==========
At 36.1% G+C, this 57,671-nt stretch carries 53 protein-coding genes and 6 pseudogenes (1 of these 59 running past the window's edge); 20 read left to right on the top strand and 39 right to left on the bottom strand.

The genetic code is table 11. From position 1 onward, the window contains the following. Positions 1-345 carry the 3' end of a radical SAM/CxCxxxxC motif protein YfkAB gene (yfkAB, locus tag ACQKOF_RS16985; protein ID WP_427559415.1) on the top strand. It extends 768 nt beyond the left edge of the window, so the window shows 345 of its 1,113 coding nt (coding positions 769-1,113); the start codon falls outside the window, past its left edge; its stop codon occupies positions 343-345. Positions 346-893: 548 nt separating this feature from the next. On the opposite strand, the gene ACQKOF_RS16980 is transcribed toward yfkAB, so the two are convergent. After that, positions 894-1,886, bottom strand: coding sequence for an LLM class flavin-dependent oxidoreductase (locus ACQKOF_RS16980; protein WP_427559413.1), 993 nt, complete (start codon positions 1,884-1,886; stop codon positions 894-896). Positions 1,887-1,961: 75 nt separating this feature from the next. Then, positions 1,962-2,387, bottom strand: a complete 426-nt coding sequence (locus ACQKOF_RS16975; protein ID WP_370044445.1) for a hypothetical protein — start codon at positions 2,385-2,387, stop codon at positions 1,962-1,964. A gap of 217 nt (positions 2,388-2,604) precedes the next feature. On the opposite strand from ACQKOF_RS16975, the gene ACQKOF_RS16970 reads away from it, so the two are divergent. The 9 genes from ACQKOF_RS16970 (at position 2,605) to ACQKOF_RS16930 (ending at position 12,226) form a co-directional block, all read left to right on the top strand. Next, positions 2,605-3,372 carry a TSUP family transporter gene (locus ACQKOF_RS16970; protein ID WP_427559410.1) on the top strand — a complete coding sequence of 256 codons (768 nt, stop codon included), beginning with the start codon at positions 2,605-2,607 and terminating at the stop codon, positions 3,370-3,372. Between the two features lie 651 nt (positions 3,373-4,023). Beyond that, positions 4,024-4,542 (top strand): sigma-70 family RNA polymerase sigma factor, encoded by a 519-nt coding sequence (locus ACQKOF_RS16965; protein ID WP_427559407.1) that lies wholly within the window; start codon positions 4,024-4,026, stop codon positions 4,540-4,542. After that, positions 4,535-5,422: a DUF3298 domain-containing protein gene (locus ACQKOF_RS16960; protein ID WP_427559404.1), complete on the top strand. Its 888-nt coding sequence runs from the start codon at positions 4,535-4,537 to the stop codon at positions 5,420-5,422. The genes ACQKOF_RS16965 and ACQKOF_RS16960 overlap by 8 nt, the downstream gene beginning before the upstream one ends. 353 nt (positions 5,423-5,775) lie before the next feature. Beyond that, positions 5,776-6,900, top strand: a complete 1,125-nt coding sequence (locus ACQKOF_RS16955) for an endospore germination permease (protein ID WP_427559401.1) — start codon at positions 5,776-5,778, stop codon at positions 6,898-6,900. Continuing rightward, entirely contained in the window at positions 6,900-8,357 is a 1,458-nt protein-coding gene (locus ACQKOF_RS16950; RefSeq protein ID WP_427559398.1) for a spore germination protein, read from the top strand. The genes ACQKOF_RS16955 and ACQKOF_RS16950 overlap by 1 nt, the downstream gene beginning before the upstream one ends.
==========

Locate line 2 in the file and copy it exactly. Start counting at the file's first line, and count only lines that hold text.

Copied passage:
The genetic code is table 11. From position 1 onward, the window contains the following. Positions 1-345 carry the 3' end of a radical SAM/CxCxxxxC motif protein YfkAB gene (yfkAB, locus tag ACQKOF_RS16985; protein ID WP_427559415.1) on the top strand. It extends 768 nt beyond the left edge of the window, so the window shows 345 of its 1,113 coding nt (coding positions 769-1,113); the start codon falls outside the window, past its left edge; its stop codon occupies positions 343-345. Positions 346-893: 548 nt separating this feature from the next. On the opposite strand, the gene ACQKOF_RS16980 is transcribed toward yfkAB, so the two are convergent. After that, positions 894-1,886, bottom strand: coding sequence for an LLM class flavin-dependent oxidoreductase (locus ACQKOF_RS16980; protein WP_427559413.1), 993 nt, complete (start codon positions 1,884-1,886; stop codon positions 894-896). Positions 1,887-1,961: 75 nt separating this feature from the next. Then, positions 1,962-2,387, bottom strand: a complete 426-nt coding sequence (locus ACQKOF_RS16975; protein ID WP_370044445.1) for a hypothetical protein — start codon at positions 2,385-2,387, stop codon at positions 1,962-1,964. A gap of 217 nt (positions 2,388-2,604) precedes the next feature. On the opposite strand from ACQKOF_RS16975, the gene ACQKOF_RS16970 reads away from it, so the two are divergent. The 9 genes from ACQKOF_RS16970 (at position 2,605) to ACQKOF_RS16930 (ending at position 12,226) form a co-directional block, all read left to right on the top strand. Next, positions 2,605-3,372 carry a TSUP family transporter gene (locus ACQKOF_RS16970; protein ID WP_427559410.1) on the top strand — a complete coding sequence of 256 codons (768 nt, stop codon included), beginning with the start codon at positions 2,605-2,607 and terminating at the stop codon, positions 3,370-3,372. Between the two features lie 651 nt (positions 3,373-4,023). Beyond that, positions 4,024-4,542 (top strand): sigma-70 family RNA polymerase sigma factor, encoded by a 519-nt coding sequence (locus ACQKOF_RS16965; protein ID WP_427559407.1) that lies wholly within the window; start codon positions 4,024-4,026, stop codon positions 4,540-4,542. After that, positions 4,535-5,422: a DUF3298 domain-containing protein gene (locus ACQKOF_RS16960; protein ID WP_427559404.1), complete on the top strand. Its 888-nt coding sequence runs from the start codon at positions 4,535-4,537 to the stop codon at positions 5,420-5,422. The genes ACQKOF_RS16965 and ACQKOF_RS16960 overlap by 8 nt, the downstream gene beginning before the upstream one ends. 353 nt (positions 5,423-5,775) lie before the next feature. Beyond that, positions 5,776-6,900, top strand: a complete 1,125-nt coding sequence (locus ACQKOF_RS16955) for an endospore germination permease (protein ID WP_427559401.1) — start codon at positions 5,776-5,778, stop codon at positions 6,898-6,900. Continuing rightward, entirely contained in the window at positions 6,900-8,357 is a 1,458-nt protein-coding gene (locus ACQKOF_RS16950; RefSeq protein ID WP_427559398.1) for a spore germination protein, read from the top strand. The genes ACQKOF_RS16955 and ACQKOF_RS16950 overlap by 1 nt, the downstream gene beginning before the upstream one ends.